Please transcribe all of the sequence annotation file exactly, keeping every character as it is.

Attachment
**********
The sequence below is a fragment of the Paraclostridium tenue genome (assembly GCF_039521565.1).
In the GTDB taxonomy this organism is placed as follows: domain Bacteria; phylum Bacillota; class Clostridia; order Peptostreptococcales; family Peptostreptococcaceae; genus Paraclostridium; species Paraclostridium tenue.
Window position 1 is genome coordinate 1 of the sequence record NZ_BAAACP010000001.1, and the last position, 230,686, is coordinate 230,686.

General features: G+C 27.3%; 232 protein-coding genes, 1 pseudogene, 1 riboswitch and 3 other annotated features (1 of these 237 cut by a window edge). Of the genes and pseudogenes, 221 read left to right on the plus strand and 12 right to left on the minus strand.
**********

The sequence below is a fragment of the Paraclostridium tenue genome (assembly GCF_039521565.1).
In the GTDB taxonomy this organism is placed as follows: domain Bacteria; phylum Bacillota; class Clostridia; order Peptostreptococcales; family Peptostreptococcaceae; genus Paraclostridium; species Paraclostridium tenue.
Window position 1 is genome coordinate 1 of the sequence record NZ_BAAACP010000001.1, and the last position, 230,686, is coordinate 230,686.

General features: G+C 27.3%; 232 protein-coding genes, 1 pseudogene, 1 riboswitch and 3 other annotated features (1 of these 237 cut by a window edge). Of the genes and pseudogenes, 221 read left to right on the plus strand and 12 right to left on the minus strand.